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Apple buying advice

PostPosted: Thu Jan 18, 2018 12:15 am
by Chris Chiasson
Currently, own a MacBook Pro 15-inch, Late 2013 (Processor 2.6 GHz Intel Core i7, 16 RAM, and NVIDIA GeForce GT 750M 2 GB GPU, and Intel Iris Pro 1536 MB). Thinking about finally upgrading it to something better, since editing 1080p projects has become a struggle now a days. And overheating and battery life has been terrible. When the MacBook overheats, even web browsing is a struggle. So I'm trying to figure out what to switch to, and looking for suggestions.

Re: Apple buying advice

PostPosted: Thu Jan 18, 2018 7:34 am
by Ryan Payne
I'd say that the overheating is causing all the troubles, the specs aren't amazing but should do 1080p fine. If your looking to save money I'd open it up and clean it out or take it to get serviced. It's most likely just full of dust and in need of a reformat.

Otherwise feel free to send it to me :P I'd love an old MacBook over my current laptop.

But yeah for a new purchase it depends on the budget, what your editing and how much ease you'd like to do it in.

Re: Apple buying advice

PostPosted: Sun Jan 21, 2018 9:25 pm
by Chris Chiasson
I thought it was just dust in the fan, but despite cleaning it out, it hasn't improved I'm afraid. I think it's just the Nvidia GPU not really being fully supported anymore, because Apple is more on Team Red now a days. That, or Apple is pulling a iPhone slowdown because my battery is old, and only lasts 2 hours when just browsing the web.

Re: Apple buying advice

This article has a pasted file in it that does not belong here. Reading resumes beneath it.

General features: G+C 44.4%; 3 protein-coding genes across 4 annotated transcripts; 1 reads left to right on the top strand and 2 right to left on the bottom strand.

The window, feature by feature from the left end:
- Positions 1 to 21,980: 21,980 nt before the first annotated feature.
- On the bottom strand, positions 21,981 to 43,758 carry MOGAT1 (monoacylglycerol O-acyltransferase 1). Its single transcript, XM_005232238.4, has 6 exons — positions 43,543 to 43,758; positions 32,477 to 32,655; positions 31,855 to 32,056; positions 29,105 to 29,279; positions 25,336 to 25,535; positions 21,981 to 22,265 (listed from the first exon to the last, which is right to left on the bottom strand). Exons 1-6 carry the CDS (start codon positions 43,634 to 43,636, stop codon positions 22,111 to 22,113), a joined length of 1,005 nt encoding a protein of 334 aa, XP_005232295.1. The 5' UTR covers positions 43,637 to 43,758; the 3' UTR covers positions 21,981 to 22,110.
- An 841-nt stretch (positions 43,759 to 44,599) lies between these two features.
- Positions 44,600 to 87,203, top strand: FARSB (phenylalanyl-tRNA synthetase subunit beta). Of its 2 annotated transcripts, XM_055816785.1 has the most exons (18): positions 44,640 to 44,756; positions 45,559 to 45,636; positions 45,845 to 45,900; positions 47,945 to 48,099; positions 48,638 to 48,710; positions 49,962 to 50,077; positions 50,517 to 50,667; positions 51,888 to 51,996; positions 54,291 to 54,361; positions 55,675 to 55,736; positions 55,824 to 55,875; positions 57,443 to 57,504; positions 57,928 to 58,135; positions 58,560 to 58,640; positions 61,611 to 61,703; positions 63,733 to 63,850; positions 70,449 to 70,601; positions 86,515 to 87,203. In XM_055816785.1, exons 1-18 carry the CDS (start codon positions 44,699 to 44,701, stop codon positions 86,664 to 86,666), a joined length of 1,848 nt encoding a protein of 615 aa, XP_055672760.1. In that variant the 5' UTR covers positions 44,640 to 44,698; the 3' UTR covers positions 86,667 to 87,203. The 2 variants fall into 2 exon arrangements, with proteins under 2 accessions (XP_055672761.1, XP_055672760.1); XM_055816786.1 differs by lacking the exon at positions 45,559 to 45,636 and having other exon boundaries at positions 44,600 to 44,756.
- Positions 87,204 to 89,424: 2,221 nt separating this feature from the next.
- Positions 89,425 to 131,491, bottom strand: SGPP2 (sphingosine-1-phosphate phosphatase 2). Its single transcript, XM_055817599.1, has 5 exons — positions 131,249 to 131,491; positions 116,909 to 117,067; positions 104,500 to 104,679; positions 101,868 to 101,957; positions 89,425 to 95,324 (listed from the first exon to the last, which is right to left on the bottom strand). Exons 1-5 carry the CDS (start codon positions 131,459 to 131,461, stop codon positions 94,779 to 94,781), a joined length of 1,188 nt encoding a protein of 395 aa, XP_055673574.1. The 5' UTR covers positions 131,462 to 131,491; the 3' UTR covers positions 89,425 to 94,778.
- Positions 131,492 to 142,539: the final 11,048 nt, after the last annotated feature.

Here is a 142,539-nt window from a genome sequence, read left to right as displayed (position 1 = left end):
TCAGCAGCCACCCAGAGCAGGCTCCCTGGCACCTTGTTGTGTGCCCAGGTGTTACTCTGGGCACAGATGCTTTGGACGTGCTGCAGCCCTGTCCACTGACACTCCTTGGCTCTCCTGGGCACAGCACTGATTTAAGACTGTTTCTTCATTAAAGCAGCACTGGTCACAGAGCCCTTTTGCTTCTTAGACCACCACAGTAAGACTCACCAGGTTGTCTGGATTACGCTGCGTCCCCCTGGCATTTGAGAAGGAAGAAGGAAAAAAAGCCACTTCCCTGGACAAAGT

PostPosted: Wed Jan 24, 2018 1:28 pm
by Brad Hurley
You didn't say which NLE you're using for editing, but in any case the Davinci Resolve hardware requirements guide has a lot of useful guidance when considering a new computer (laptop or desktop) for video editing. This is obviously geared to Resolve, but even if you're using a different editor it's still useful.

The main consideration is that unless you need to use a laptop for other reasons, video editing is likely to be a better experience on a desktop machine. And not a Mac Mini, although I've had no trouble editing and rendering short video in Final Cut Pro X on my 2014 i5 Mac Mini. For bigger projects (which I'm about to embark on), I'll probably need to bite the bullet and upgrade to a 27" iMac; not the iMac Pro but the top-of-the-line standard iMac.

Desktops are generally a better value than laptops, although with the iMac it's questionable because you have that built-in monitor; if Apple made a small desktop with all the computing power of an iMac that you could connect to your existing monitor it would be the best solution, but I'm not holding my breath.

My personal mantra is "Linux for laptops." Since laptops are expensive, my policy is to buy refurbished laptops for cheap and install Linux on them for my mobile computing needs. For serious sit-down work, I use a desktop.

Re: Apple buying advice

PostPosted: Thu Feb 08, 2018 6:28 am
by SpaceMan
Something to consider, the 2012 and 2013 MacBook Pro's had that cheap solder used, and if you have used it for any period of time, that could be the problem. The connections can get worn down. I had a 2012 and my video went out, well moved to a bunch of lines going through it. The machine was always running hot during the end.

New Mac's are good options though.

Re: Apple buying advice

PostPosted: Sat Feb 10, 2018 7:42 am
by Howard Roll
Resolve is a filthy, fat, pig. It's going to take everything you've got and before it finishes it's appetizer it's going to want dessert. As soon as I fire up Resolve my battery life drops to an hour instead of six or eight from casual use. Get a PC if you can stomach the archaic interface, if not get the best Mac you can afford and relegate yourself to limited pro app performance from beautiful machine.